Japan will not impose time and place restrictions on autonomous driving tests on public roads, according to draft guidelines released by the National Police Agency last week.

Those hoping to experiment using self-driving cars will be allowed to do so without obtaining permission to use public roads as long as they comply with rules such as having a driver and passenger in the car. In some U.S. states, autonomous driving tests require permission.

The NPA will finalize the guidelines after seeking public feedback until May 7.

The government regards autonomous driving as a key item in its growth strategy, aiming to put self-driving cars into practical use before the 2020 Tokyo Olympics.

As the industry is expanding, the NPA has received many inquiries about what permission is needed for self-driving car tests.

Clarifying the guidelines is seen as helping more venture companies enter into the autonomous driving business and support the development of related technologies.

Under the guidelines, those planning to test autonomous driving vehicles are urged to conduct driving tests at experimental facilities before moving on to public roads.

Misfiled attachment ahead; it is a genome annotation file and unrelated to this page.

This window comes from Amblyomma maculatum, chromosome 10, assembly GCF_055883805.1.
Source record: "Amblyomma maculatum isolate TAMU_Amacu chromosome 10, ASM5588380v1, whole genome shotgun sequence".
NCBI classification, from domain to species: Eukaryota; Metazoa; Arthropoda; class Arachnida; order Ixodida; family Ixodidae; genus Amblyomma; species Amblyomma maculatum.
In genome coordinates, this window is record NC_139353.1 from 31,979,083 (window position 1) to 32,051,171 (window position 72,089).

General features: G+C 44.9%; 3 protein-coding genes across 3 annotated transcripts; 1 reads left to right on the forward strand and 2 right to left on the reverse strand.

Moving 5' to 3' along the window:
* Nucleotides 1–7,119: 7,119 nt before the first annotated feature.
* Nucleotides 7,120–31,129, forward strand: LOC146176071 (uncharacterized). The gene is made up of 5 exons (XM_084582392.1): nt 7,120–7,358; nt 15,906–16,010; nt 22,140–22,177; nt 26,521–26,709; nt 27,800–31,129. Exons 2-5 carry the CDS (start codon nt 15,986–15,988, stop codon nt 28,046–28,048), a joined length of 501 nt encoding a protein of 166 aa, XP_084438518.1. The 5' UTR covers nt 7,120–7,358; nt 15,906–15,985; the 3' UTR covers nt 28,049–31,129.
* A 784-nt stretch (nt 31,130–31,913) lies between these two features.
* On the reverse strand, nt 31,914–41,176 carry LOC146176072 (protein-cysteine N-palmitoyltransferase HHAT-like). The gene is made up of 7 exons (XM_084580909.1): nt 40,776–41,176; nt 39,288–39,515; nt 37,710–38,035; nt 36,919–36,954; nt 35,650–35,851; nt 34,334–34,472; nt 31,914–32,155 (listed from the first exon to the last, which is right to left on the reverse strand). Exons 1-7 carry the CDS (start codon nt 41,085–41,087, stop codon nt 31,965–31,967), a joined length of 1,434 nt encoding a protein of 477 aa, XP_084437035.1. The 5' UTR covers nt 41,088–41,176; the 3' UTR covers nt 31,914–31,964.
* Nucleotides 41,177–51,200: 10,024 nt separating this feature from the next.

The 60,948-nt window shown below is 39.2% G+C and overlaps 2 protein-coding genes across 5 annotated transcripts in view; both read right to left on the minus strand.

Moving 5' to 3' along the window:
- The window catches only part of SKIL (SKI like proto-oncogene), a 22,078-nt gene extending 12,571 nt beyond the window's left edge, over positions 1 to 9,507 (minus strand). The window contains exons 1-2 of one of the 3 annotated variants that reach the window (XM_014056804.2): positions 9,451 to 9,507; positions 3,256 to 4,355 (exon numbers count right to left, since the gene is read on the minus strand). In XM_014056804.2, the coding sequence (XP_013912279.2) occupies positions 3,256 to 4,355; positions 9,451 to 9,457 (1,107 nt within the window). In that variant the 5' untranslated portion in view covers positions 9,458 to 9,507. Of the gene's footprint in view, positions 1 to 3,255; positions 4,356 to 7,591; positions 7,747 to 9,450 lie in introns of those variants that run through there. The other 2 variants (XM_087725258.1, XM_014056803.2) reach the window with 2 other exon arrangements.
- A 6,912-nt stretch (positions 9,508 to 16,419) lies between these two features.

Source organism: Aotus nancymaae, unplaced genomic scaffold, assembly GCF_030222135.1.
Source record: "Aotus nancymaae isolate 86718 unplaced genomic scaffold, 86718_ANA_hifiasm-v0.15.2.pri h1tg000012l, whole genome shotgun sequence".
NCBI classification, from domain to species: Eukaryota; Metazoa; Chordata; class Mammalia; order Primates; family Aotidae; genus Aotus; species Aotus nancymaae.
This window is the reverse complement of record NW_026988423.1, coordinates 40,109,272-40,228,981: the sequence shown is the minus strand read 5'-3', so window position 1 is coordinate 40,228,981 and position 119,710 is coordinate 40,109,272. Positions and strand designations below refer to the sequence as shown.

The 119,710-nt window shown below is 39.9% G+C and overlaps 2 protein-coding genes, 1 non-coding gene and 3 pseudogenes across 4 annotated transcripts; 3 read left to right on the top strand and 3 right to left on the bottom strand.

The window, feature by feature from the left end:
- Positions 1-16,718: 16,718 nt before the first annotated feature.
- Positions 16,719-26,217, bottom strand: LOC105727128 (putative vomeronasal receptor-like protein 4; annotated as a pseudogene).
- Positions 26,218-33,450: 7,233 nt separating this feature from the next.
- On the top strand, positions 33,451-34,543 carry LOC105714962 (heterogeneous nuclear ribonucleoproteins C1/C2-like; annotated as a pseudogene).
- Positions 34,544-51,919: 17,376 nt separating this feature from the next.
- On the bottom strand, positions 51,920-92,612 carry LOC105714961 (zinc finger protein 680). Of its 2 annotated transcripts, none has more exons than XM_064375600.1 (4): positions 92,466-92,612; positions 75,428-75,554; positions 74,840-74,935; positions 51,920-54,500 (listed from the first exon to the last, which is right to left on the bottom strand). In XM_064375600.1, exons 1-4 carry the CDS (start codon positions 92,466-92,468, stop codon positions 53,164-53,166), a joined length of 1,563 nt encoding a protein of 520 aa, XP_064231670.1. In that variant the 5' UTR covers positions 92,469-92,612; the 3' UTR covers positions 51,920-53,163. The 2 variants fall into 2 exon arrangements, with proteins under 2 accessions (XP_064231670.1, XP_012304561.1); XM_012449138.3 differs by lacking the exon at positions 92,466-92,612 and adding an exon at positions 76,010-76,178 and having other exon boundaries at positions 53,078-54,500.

Public road tests should be conducted in stages, starting with places that have few pedestrians, the guidelines said.

Also, a passenger is required inside the car along with the driver, while partner vehicles should accompany the car with a sign affixed to that car’s body informing other motorists of the tests.

In addition, the guidelines call for having drivers confirm in writing that they are responsible for any accident. The experimental cars must also sound warnings when they shift to autonomous driving.

Also requested are cybersecurity measures to protect the test vehicles and full recording and storage of the test-driving data.

However, Japan will not ban experiments that do not meet the guidelines. Rather, test-drivers are encouraged to consult with police first.

Last year, the NPA set up a study panel to identify problems associated with autonomous driving, including who should be responsible for accidents and if, and how, driver’s licenses should change.

It is understood the panel will continue discussions, while closely watching how the technology progresses in coming years, as well as any international disputes over autonomous driving.

The industry and transport ministries, meanwhile, plan to promote the development of autonomous driving-related technology through government-industry-academia collaborations in various fields.

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